by David Byler, The Washington Post
Every Democratic presidential candidate will, implicitly or explicitly, make the case that he or she is “electable.” Joe Biden and Amy Klobuchar will talk about their appeal to working-class white voters in the Midwest. Kamala D. Harris, Cory Booker and Julián Castro will likely argue that they will turn out nonwhite and well-educated white voters and beat President Trump by going around (rather than through) his coalition. Elizabeth Warren and Bernie Sanders will argue that their policy ideas will excite the left and pull new voters into the process.
But nobody else’s case for his candidacy relies on the promise of electability as much as that of Beto O’Rourke. O’Rourke, unlike Biden and Klobuchar, doesn’t have a long record in statewide or national office. Castro, Booker, Harris and Pete Buttigieg can all claim to represent factions of an increasingly diverse Democratic Party, and Booker and Harris both beat O’Rourke on experience. Sanders has both a long record in Washington and a dedicated fan base. Warren has carved out a space as the Big Ideas Candidate.
O’Rourke has none of these advantages. He’s a straight white man with six relatively undistinguished years of experience in the House and a liberal, but not unique, platform. His real selling point is the idea that he’s more “electable” than the other Democratic candidates. That is, O’Rourke’s backers probably believe that he would have a better chance of beating Trump than most, or maybe any, of his Democratic competitors.
O’Rourke’s electability claim is far from baseless. His fundraising numbers from 2018 (and 2019) were good. And he got close to winning a Senate race in deep-red Texas.
But context matters, too. O’Rourke’s margin in that Senate election looks less impressive when it’s compared with that of other Texas Democrats who ran for office in 2018. And his demographic appeal was narrower than many think.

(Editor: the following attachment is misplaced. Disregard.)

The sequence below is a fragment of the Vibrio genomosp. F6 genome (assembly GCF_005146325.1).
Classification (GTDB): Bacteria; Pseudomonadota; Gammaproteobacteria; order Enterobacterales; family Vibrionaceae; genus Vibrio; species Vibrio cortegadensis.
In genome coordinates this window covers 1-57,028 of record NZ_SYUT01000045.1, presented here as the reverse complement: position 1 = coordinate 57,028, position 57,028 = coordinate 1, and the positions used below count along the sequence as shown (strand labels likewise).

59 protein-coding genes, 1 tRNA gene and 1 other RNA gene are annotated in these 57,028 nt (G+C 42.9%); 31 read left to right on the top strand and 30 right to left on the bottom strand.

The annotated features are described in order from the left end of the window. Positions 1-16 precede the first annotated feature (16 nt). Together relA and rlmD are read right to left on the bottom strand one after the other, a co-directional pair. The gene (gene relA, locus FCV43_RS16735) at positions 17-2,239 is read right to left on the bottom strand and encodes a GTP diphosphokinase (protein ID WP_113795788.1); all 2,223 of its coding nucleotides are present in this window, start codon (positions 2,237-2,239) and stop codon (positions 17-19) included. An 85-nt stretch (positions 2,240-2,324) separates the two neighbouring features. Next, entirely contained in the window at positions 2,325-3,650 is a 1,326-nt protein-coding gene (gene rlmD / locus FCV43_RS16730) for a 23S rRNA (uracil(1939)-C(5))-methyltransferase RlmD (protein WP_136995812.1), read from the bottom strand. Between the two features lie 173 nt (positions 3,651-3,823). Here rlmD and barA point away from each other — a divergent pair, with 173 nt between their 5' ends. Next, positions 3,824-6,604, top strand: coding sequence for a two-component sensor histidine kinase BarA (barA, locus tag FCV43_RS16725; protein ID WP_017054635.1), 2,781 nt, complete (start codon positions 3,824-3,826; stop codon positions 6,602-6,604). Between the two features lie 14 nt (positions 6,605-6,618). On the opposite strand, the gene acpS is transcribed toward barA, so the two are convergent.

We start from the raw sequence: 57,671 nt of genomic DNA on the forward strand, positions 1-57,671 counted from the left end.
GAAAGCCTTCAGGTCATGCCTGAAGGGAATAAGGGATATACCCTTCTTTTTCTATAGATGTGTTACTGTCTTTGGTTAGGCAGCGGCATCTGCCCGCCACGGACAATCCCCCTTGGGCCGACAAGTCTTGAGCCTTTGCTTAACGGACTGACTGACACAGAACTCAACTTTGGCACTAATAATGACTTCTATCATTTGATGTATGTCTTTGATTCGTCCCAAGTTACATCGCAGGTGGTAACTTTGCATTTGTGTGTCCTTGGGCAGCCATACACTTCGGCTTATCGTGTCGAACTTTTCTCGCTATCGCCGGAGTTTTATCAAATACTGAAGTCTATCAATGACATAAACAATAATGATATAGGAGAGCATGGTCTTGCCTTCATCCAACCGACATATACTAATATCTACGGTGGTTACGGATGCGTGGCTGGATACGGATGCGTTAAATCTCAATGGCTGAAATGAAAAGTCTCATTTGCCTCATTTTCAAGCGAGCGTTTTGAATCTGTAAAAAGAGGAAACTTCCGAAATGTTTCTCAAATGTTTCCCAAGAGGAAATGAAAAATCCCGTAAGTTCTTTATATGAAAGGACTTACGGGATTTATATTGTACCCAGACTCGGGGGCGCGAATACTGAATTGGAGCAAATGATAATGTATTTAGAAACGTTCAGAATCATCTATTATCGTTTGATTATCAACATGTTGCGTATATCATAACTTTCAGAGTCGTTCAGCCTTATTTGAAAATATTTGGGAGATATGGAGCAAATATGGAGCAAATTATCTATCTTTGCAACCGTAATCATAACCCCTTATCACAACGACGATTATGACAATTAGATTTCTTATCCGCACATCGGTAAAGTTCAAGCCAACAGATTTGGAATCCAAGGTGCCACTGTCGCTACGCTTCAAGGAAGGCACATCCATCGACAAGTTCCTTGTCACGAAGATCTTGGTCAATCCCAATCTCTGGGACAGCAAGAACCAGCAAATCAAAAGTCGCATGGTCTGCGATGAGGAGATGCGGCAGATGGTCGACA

O’Rourke genuinely did perform well in 2018. After Trump won Texas by nine points in 2016, O’Rourke held Ted Cruz to a less than three-point margin of victory, a significant feat given the state’s political inclinations. O’Rourke also posted impressive fundraising numbers both in his Senate race and in theearly days of his presidential campaign. His ability to raise money might not be directly relevant in the presidential campaign. Voters from both major parties, regardless of whom they nominate, will give their nominee a lot of money. But these fundraising numbers might tell us something positive about O’Rourke’s ability to generate grass-roots enthusiasm.
Other data points undercut some of O’Rourke’s electability claims. As others have noted, O’Rourke wasn’t the only Texas Democrat to post a strong margin in 2018. Mike Collier, the Democratic lieutenant governor candidate, wasn’t the national phenomenon that O’Rourke was, but he managed to lose by only five points. O’Rourke also beat the median Democratic House challenger (those running against Republican incumbents) by about four points, according to CNN’s Harry Enten. In other words, O’Rourke was a stronger candidate than other Texas Democrats, but not by an enormous margin.